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Repair of Ruptured Thoracic Aortic Aneurysm Performed Using Local Anesthesia

May 2015 - Aortic Care

Patients with a ruptured thoracic aortic aneurysm are often elderly and have substantial comorbidities that increase the risk of perioperative complications during open surgery with general anesthesia. Endovascular aortic repair (EVAR) offers a minimally invasive option, and it can be performed percutaneously without general anesthesia, reducing perioperative risk.1 The percutaneous strategy is only available at a small number of centers in the country, including University of Minnesota Health Aortic Center. In this case study, we describe an elderly patient with a large, ruptured thoracic aneurysm of the aorta who was at high risk for general anesthesia complications. Her aortic emergency was successfully managed with percutaneous endovascular aortic repair (pEVAR) under local anesthesia with light sedation.

Patient

An 84-year-old female presented to her local emergency department with chest pain. She was found to have a large, ruptured thoracic aortic aneurysm (Figure 1). The local physician contacted the University of Minnesota Health Aortic Center Emergency Triage Line, and within minutes a conference call was convened with 2 vascular surgeons, an emergency department physician, and a cardiovascular/thoracic surgeon from University of Minnesota Medical Center. After careful consultation with the referring physician, the decision was made to transfer the patient to the Aortic Center at University of Minnesota Medical Center for a complex stent graft placement.

Preop-MRI-aortic-aneurysm Consult-5-2015-443x292
— Figure 1. Preoperative MRI of a large, ruptured thoracic aortic aneurysm in an 84-year-old female

Management

The patient’s diagnosis was confirmed upon arrival and initial management was performed in the emergency department. Within 1 hour of the initial triage line call, she was taken to the hybrid operating theater. The surgical team consisted of a vascular surgeon, a cardiac surgeon, and an interventional radiologist. The patient was kept awake with light sedation and local anesthesia for the procedure, since her age and comorbidities put her at high risk of ventilator-acquired pneumonia. The groin vessels were accessed percutaneously with the assistance of ultrasound guidance. A series of guide wires were used to traverse the damaged aorta in the chest. Within minutes, the aneurysm and the tear were covered with a 2-component stent graft, which went from the left subclavian down to the celiac artery (Figure 2). The patient recovered well and is at home with her family.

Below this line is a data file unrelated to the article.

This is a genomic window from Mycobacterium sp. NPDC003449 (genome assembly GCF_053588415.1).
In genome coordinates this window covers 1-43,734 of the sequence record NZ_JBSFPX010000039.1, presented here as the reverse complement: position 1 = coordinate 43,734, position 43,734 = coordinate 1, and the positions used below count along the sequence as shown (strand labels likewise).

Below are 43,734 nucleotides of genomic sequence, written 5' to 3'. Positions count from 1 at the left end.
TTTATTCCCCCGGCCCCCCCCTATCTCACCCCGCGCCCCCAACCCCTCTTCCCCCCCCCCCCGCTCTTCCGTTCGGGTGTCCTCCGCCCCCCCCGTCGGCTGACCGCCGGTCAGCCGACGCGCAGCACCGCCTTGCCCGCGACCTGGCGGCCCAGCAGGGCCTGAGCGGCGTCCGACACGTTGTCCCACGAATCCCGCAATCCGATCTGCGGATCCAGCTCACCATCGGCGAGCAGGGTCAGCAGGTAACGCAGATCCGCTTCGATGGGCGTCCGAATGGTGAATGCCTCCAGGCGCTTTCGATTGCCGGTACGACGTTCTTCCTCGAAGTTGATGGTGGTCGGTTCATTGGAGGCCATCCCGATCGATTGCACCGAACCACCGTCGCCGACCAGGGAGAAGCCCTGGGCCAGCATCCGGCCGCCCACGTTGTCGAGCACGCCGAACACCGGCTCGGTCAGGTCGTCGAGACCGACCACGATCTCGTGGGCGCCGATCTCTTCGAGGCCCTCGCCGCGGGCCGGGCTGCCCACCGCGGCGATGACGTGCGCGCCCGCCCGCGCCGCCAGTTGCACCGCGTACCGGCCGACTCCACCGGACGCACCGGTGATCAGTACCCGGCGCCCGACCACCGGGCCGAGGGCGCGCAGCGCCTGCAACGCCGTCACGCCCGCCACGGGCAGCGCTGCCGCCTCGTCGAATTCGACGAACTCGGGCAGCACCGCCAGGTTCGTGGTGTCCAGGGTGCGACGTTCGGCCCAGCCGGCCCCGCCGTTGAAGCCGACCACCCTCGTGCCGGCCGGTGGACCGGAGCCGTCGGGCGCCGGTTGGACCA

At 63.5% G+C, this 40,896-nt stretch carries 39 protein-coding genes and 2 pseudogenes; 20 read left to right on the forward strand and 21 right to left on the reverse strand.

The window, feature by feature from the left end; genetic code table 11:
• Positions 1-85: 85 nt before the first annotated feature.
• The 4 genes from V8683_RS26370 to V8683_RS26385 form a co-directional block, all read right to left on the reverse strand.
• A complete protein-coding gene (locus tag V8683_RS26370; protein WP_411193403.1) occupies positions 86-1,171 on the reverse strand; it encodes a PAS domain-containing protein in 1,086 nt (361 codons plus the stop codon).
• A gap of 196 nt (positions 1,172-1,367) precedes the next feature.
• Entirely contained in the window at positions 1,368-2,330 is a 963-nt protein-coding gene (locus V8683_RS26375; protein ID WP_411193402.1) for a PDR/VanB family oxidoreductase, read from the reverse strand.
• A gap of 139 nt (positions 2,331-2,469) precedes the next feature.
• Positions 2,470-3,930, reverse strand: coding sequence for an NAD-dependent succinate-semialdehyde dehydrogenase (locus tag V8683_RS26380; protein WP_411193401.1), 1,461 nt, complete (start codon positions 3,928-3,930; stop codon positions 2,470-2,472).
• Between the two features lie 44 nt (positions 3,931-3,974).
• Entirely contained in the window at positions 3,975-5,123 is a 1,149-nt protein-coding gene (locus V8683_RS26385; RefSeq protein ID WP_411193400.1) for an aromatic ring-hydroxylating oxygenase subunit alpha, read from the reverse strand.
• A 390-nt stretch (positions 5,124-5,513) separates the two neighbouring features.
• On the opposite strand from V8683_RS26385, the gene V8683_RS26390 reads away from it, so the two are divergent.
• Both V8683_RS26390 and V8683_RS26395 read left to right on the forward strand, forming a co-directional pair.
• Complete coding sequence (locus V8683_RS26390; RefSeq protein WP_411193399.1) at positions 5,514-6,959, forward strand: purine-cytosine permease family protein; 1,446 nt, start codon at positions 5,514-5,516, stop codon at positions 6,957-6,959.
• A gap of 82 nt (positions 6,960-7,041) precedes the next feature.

Postop-MRI-stent-graft Consult-5-2015-443x292
— Figure 2. Postoperative CT scan showing the 2-component stent graft used in repair of the ruptured thoracic aortic aneurysm. The 2-component stent graft extends from the left subclavian artery to the celiac artery

Discussion

The use of local anesthesia for endovascular repair reduces operative risk in elderly patients with comorbidities. A recent meta-analysis of 10 studies comprising 13,459 aortic aneurysm repairs compared outcomes between patients receiving local anesthesia and those receiving general anesthesia.1 No differences in 30-day mortality rates were seen, despite the fact that the local-anesthesia patients were older and had an increased burden of cardiac and respiratory comorbidities than did the general anesthesia patients. In addition, the local-anesthesia group was found to have shorter operative times and hospital stays and fewer postoperative complications than did the general anesthesia group.

University of Minnesota Health Aortic Center is the only center in the state to have performed pEVAR of a thoracic aortic aneurysm using local anesthesia without intubation, and it is one of few centers in the United States routinely offering pEVAR with local anesthesia for emergent ruptures, as was the case for the patient described in this study.

References

1. Karthikesalingam A, Thrumurthy SG, Young EL, et al. Locoregional anesthesia for endovascular aneurysm repair. J Vasc Surg. 2012;56:510-519.

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